The project was successful in teaching participants basic bee identification skills (Figure 5) and the importance of bees (Figure 6). The knowledge evaluations were scored according to the number of bees participants were able to identify correctly. Of 47 participants, 45 (96%) scored higher on the postactivity knowledge evaluation. More importantly, results of the postactivity perception survey indicate that participants also were more willing to plant additional bee-friendly habitat in their home landscapes.

Figure 5.
Scores of 47 Participants on Knowledge Evaluations Completed Before Program Participation and After Program Participation

Figure 6.
Mean Responses Indicating Participants' Intention to Change

Figure 6_intention change


Our results are in accordance with other studies demonstrating that a suite of simple activities can have a positive impact on people's perception of bees as well as on the belief that we need to protect them. We encourage readers to use our tool and replicate our methods (readers can contact author Marisol Mata to request materials) or to design and implement similar projects as they have the potential to successfully convey the importance of bees to the general public and empower community members to participate in pollinator conservation efforts. Together we have the potential to produce a ripple effect that can extend throughout larger regions, with a positive and ever-increasing impact on education of our community members and conservation and protection of pollinators.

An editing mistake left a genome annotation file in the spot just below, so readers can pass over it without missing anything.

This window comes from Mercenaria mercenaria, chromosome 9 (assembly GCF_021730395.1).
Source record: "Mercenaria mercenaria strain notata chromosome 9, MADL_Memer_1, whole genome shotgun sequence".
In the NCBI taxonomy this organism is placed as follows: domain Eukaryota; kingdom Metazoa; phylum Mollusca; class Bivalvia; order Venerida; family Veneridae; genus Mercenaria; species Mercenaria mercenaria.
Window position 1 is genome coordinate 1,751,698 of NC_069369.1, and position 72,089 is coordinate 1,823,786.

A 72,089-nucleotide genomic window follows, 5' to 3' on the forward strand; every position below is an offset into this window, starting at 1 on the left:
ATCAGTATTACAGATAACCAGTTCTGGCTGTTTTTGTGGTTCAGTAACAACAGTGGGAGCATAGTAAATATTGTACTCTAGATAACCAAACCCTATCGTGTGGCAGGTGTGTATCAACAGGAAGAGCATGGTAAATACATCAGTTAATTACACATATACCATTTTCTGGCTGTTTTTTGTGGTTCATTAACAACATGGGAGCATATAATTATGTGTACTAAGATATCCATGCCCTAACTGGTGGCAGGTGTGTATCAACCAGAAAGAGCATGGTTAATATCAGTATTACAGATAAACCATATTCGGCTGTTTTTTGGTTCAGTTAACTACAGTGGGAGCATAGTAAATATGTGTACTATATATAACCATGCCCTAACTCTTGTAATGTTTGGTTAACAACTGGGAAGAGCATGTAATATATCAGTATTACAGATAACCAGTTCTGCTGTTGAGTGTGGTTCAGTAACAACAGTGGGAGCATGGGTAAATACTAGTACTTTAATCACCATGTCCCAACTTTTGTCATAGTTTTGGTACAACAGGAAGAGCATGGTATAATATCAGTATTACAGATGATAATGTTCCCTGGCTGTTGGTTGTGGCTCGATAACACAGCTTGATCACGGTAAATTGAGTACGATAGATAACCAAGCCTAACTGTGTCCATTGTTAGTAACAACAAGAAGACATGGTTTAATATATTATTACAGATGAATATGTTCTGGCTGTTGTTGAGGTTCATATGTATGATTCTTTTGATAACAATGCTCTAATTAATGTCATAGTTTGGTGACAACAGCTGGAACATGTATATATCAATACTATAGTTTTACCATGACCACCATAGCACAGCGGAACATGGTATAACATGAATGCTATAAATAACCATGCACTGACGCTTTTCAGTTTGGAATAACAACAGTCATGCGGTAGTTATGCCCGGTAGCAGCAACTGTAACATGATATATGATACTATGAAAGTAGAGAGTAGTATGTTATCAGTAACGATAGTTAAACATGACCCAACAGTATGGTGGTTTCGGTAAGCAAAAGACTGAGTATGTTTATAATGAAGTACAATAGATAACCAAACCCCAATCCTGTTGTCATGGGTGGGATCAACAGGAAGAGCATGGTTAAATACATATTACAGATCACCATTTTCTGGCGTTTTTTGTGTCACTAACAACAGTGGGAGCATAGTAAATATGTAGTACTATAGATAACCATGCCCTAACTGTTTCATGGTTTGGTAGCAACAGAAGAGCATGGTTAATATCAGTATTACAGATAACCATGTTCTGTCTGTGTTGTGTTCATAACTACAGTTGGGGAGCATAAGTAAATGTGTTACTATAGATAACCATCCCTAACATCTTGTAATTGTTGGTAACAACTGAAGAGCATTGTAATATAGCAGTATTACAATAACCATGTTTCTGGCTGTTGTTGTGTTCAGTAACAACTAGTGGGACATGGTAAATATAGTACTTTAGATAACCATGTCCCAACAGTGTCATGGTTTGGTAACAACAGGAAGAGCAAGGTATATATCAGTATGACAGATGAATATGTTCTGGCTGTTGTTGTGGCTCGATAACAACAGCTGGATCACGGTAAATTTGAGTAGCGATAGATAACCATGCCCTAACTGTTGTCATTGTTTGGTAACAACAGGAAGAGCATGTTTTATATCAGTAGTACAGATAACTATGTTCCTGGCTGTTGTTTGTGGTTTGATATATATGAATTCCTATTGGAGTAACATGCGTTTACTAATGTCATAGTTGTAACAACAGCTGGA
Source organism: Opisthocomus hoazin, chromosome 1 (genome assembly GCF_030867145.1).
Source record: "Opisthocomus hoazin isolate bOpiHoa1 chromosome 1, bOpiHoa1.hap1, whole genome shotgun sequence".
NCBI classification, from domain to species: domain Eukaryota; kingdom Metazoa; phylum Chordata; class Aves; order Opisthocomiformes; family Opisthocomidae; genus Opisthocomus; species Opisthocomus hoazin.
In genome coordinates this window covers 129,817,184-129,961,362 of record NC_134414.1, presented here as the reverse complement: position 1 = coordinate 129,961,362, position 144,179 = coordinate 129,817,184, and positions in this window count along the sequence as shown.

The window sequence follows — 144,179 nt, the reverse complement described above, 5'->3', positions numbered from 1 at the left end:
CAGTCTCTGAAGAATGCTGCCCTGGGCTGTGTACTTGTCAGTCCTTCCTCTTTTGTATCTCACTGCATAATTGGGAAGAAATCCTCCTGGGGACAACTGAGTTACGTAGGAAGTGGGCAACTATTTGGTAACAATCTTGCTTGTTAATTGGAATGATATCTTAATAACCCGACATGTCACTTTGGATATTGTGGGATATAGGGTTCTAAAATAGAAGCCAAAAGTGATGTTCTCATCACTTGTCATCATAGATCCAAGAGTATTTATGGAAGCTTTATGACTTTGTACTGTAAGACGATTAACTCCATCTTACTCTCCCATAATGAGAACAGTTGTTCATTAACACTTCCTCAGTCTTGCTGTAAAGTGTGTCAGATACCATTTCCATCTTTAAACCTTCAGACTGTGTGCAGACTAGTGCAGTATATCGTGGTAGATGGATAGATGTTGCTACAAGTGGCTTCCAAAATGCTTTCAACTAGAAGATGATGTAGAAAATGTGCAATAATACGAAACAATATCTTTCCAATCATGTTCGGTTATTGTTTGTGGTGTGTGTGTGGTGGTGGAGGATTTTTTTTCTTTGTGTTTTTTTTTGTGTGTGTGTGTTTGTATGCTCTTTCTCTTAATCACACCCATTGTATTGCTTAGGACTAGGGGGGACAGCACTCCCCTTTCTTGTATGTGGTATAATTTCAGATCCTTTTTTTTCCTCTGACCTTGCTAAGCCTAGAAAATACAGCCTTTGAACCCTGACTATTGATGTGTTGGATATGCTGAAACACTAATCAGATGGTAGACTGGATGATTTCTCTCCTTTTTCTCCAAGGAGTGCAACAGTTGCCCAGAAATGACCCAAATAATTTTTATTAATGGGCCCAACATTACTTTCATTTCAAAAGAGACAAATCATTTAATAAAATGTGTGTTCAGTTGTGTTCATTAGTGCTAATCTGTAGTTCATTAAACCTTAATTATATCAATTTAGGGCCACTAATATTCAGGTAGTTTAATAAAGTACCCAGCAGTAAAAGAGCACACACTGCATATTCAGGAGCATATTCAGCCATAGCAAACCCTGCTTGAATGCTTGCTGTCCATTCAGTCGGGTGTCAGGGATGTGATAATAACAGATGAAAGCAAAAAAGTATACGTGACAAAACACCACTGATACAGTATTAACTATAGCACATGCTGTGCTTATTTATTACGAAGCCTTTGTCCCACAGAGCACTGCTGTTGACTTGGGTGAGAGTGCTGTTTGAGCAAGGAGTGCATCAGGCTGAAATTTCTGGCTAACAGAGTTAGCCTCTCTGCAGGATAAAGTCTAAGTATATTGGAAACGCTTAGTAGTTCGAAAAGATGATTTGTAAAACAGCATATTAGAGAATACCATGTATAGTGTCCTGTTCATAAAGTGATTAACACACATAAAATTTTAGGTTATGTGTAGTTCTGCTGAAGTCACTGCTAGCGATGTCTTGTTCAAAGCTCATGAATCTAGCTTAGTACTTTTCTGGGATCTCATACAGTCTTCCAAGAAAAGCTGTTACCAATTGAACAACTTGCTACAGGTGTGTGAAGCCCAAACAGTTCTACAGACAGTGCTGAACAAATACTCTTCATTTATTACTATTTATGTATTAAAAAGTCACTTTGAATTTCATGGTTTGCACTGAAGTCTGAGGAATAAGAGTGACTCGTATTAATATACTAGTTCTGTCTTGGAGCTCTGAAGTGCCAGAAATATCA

We wish to acknowledge funding sources for our work provided in part by Syngenta, the North Carolina State University Center for Turfgrass Environmental Research and Education, and North Carolina State University's Sustainability Fund. We also wish to acknowledge the staff at the JC Raulston Arboretum for all their support as well as the collaboration of expert entomologists Elsa Youngsteadt, Kim Huntzinger, Heather Moylett, Jessica Kettenbach, Morgan Scalici, and Alison Fowler. We appreciate the help of Anne Spafford in the design and installation of the pollinator gardens. We also wish to thank Damon Hall for his helpful comments and edits. Lastly, we would like to thank all our volunteers for their passion, curiosity, and bee-positive attitude.